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submitted by Adam Swett 

I recently moved to northeast Tennessee from Virginia where I was close to the James river in Richmond which was awesome and a favorite of mine the Maury River, specifically Goshen Pass where I had way too much fun downriver free styling full or half slice.

In Virginia, when I was jonesing for squirt boating I would make the 5 hour trip up to the Cheat Narrows to park and sink at a legendary spot called Fascination Alley. I would usually have my creek boat for some Upper Yok/Top Yok shenanigans but almost every time would wear myself out sinking. The Alley is easily one of the coolest places to sink or even just sit and watch the show as family, friends, dogs, snorkelers, instructional kayaking trips, rafting trips, swimmers and even full on helicopter live bait river rescues go down, but make sure to weight your gear down with rocks during the heli rescues because it may get flung by the rotor wash! I can’t wait to go back to the Alley.

After we picked up and moved I drove up to where I figured Cowbell on the Nolichucky was and drove around with some good beta on Got lost, parked, put on my gear and walked down to the spot where I thought it was. I paddled over to the eddy and could definitely feel some pull but needed more info. I found some old videos on YouTube and went back to sink more and more, eventually becoming addicted. After a little over a year here once the water warms up, somewhere around March, this is the only place I want to go. It’s that good.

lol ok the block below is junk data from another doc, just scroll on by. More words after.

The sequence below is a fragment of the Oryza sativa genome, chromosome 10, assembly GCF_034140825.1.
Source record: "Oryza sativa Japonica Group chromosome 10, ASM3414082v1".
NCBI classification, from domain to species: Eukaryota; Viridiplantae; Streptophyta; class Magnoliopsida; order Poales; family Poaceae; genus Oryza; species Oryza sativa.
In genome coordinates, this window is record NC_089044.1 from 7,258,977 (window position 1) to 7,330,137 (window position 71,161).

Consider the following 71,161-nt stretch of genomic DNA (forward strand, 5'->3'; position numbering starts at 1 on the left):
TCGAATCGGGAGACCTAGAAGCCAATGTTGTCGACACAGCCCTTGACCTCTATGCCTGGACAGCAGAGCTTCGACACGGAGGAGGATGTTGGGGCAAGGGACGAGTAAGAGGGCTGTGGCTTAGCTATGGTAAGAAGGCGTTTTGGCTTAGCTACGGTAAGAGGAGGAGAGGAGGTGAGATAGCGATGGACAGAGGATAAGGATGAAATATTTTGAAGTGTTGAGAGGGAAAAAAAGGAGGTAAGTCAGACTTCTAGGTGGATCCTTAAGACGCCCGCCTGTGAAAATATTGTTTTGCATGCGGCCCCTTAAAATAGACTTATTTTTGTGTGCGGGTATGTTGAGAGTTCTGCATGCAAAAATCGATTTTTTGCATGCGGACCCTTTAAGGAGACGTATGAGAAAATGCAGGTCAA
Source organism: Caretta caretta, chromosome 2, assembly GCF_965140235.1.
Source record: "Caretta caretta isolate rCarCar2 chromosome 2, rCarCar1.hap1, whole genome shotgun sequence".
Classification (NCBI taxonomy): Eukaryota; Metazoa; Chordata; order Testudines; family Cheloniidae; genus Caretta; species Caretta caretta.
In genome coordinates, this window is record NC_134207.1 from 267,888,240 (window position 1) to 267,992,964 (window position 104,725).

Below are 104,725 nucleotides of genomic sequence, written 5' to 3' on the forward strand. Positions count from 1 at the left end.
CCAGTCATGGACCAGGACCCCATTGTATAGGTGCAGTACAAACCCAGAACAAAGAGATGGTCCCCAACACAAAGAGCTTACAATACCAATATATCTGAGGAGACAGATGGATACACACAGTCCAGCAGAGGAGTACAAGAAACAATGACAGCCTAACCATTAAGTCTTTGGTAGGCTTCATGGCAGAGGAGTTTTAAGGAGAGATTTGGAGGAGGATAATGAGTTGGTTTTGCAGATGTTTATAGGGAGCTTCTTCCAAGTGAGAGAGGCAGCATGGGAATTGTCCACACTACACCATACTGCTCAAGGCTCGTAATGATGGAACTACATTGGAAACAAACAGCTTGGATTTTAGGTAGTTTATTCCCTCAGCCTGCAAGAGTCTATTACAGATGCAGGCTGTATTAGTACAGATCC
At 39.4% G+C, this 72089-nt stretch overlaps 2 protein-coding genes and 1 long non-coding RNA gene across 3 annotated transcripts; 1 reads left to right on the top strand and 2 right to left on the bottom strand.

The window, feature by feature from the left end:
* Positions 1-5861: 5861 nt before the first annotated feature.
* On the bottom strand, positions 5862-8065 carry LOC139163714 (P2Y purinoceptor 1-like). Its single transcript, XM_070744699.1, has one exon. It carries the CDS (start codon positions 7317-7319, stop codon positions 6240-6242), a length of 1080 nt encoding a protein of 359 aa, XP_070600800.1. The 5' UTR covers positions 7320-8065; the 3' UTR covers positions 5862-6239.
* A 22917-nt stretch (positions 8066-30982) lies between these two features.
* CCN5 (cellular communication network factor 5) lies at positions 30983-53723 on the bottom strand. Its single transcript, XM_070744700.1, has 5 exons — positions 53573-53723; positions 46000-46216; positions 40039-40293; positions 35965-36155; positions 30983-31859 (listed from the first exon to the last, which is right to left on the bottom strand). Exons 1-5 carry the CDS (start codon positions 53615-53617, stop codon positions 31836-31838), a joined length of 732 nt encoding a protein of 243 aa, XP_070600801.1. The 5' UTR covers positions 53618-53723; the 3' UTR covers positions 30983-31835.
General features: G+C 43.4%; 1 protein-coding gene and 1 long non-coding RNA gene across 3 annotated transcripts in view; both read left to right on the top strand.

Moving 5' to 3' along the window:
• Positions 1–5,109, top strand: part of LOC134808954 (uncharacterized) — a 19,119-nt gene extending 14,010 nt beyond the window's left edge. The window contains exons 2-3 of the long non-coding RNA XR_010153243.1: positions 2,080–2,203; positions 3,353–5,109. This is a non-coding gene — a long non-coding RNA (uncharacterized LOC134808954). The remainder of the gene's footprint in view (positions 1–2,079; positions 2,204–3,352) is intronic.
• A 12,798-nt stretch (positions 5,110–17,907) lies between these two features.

Before Virginia and Tennessee my wife and I and our Labrador kids lived in Maine, which is where I originally started squirt boating. I started with larger volume squirt boats and then slowly became more interested in getting under and staying under water. The first boats I saw live in action were the Bigfoot and a Blaster on the East Outlet of Moosehead Lake and in Ripogenus gorge on the Penobscot. This was around 1992 or 1993 and I remember seeing this paddler with hand paddles at high water in the Staircase below Exterminator. I was guiding rafts and the paddler was so submerged I grabbed my rope and blew my whistle but quickly figured out the paddler was just out shredding up the Class IV with a big smile. It is wild to go from not being able to kayak, to barely able to guide a raft, to only wanting to sink. I was so lucky to move close to Cowbell on the Nolichucky.

In Maine some of the best places to sink in my opinion are on the Seeboomook River and the Penobscot River, which is where I started to learn to sink. I bought and sold many squirt boats until Ed at Murky Water kayaks built me a Whirld. This boat really got down to business, but a couple of years ago I paddled a Blender at the Alley which led me to a Stealth and after a few volume adjustments I’m kinda loving this boat.

More to the point I am very pumped to still be paddling squirt boats of any size and having the best time doing it. Last year I finally switched to hand paddles and dive masks which really opened up opportunities, as did living so close to Cowbell and the group of paddlers that regularly sink there which I think is key. Watching these paddlers technique, listening to their advice and going back over and over is really working well giving longish, swirly, crazy rides where I come up out of breath. I also caught the worlds squirting competition this summer in Nottingham England and it was so fun to watch!

If you ever get a chance to jump in an old New Wave Projet or a new Murky Water kayaks Ninja give it a shot, but remember to start with hard moves in easy whitewater. Try to find mapped spots, deep spots or common squirting realms. It will be much safer and way more FUN!